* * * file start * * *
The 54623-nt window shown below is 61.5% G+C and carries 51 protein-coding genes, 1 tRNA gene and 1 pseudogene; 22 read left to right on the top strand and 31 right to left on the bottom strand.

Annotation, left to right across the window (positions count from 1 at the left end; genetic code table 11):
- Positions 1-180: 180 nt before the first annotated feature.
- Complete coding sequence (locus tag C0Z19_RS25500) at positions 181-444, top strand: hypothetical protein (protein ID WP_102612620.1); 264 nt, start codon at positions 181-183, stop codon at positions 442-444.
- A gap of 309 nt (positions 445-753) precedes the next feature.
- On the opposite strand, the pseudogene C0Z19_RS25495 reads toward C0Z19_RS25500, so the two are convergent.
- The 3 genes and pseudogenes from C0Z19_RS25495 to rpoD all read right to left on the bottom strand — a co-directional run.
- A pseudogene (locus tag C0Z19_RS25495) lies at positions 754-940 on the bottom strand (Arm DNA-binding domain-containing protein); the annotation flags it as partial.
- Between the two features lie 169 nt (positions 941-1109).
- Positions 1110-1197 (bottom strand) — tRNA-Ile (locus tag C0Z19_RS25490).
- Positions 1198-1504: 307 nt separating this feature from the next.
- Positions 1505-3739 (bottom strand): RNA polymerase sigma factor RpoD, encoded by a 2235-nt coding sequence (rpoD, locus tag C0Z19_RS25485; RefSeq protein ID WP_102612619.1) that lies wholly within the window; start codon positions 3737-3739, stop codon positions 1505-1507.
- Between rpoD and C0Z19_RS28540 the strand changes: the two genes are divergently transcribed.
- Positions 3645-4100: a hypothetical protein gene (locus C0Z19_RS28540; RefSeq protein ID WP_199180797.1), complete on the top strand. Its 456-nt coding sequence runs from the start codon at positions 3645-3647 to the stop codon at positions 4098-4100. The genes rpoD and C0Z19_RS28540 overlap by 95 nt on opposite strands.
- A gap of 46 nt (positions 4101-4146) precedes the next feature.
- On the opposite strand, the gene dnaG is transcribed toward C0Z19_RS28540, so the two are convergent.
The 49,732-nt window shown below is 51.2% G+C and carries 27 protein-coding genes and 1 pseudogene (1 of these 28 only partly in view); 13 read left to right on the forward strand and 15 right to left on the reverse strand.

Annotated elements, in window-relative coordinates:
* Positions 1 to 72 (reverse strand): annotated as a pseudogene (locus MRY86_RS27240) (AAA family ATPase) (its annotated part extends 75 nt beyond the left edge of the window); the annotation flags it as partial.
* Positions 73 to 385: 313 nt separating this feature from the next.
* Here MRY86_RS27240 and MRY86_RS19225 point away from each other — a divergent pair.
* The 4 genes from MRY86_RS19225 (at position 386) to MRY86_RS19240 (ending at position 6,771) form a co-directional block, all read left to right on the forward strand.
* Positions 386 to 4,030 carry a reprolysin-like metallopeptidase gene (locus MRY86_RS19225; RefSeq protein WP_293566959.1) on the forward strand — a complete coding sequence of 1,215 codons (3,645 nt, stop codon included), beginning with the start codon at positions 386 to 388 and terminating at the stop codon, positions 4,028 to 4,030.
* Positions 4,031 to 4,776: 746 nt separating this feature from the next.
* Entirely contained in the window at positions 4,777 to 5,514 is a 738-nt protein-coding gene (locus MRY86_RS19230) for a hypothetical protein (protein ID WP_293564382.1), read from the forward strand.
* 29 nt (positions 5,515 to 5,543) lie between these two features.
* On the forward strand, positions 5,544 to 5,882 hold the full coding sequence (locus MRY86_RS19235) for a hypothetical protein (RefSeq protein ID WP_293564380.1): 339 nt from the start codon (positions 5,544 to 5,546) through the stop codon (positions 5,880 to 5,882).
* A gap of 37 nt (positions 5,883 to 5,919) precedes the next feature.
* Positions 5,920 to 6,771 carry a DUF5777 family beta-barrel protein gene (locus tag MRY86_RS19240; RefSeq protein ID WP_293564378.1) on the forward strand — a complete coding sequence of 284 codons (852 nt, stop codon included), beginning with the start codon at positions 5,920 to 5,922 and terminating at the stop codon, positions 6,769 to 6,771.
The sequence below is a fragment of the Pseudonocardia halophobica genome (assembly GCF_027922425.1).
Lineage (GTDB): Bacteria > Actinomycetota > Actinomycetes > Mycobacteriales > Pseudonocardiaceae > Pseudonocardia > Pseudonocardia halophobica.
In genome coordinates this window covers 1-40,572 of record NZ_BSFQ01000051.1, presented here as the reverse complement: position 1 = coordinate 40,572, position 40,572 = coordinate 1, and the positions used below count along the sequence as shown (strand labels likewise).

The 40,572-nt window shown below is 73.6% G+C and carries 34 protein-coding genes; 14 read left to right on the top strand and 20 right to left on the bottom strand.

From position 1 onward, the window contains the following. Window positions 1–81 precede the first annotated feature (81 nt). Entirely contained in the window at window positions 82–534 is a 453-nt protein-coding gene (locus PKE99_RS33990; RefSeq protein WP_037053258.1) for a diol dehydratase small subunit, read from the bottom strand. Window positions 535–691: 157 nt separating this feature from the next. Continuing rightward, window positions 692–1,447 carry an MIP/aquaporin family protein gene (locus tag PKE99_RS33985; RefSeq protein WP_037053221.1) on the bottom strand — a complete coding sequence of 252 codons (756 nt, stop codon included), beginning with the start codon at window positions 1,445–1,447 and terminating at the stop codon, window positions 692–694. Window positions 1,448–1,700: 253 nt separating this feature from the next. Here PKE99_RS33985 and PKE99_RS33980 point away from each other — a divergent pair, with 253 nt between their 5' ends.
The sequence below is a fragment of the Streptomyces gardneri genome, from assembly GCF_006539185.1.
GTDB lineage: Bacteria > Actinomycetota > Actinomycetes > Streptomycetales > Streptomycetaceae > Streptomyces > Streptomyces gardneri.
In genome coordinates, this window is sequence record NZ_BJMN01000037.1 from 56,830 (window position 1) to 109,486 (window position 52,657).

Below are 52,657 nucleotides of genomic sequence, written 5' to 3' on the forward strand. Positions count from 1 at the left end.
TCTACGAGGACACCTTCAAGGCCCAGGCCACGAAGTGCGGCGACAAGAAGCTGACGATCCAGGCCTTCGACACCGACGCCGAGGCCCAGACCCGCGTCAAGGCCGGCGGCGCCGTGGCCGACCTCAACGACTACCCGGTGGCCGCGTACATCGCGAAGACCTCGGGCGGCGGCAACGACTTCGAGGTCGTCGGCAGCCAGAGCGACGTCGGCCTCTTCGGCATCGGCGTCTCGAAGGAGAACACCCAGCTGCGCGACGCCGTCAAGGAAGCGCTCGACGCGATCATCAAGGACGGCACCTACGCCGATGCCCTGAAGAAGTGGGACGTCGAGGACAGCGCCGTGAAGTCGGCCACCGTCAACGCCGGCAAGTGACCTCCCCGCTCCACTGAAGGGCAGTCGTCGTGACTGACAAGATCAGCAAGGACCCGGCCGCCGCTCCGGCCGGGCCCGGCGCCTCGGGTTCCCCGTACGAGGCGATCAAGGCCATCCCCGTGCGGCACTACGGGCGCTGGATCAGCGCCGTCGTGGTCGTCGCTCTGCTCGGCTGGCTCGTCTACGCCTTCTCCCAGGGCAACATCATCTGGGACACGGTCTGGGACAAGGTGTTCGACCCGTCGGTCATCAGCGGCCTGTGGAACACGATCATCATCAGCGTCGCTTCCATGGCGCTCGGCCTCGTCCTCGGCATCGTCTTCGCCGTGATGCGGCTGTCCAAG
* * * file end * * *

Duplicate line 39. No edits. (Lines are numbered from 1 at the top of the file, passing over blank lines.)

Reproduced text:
TCTACGAGGACACCTTCAAGGCCCAGGCCACGAAGTGCGGCGACAAGAAGCTGACGATCCAGGCCTTCGACACCGACGCCGAGGCCCAGACCCGCGTCAAGGCCGGCGGCGCCGTGGCCGACCTCAACGACTACCCGGTGGCCGCGTACATCGCGAAGACCTCGGGCGGCGGCAACGACTTCGAGGTCGTCGGCAGCCAGAGCGACGTCGGCCTCTTCGGCATCGGCGTCTCGAAGGAGAACACCCAGCTGCGCGACGCCGTCAAGGAAGCGCTCGACGCGATCATCAAGGACGGCACCTACGCCGATGCCCTGAAGAAGTGGGACGTCGAGGACAGCGCCGTGAAGTCGGCCACCGTCAACGCCGGCAAGTGACCTCCCCGCTCCACTGAAGGGCAGTCGTCGTGACTGACAAGATCAGCAAGGACCCGGCCGCCGCTCCGGCCGGGCCCGGCGCCTCGGGTTCCCCGTACGAGGCGATCAAGGCCATCCCCGTGCGGCACTACGGGCGCTGGATCAGCGCCGTCGTGGTCGTCGCTCTGCTCGGCTGGCTCGTCTACGCCTTCTCCCAGGGCAACATCATCTGGGACACGGTCTGGGACAAGGTGTTCGACCCGTCGGTCATCAGCGGCCTGTGGAACACGATCATCATCAGCGTCGCTTCCATGGCGCTCGGCCTCGTCCTCGGCATCGTCTTCGCCGTGATGCGGCTGTCCAAG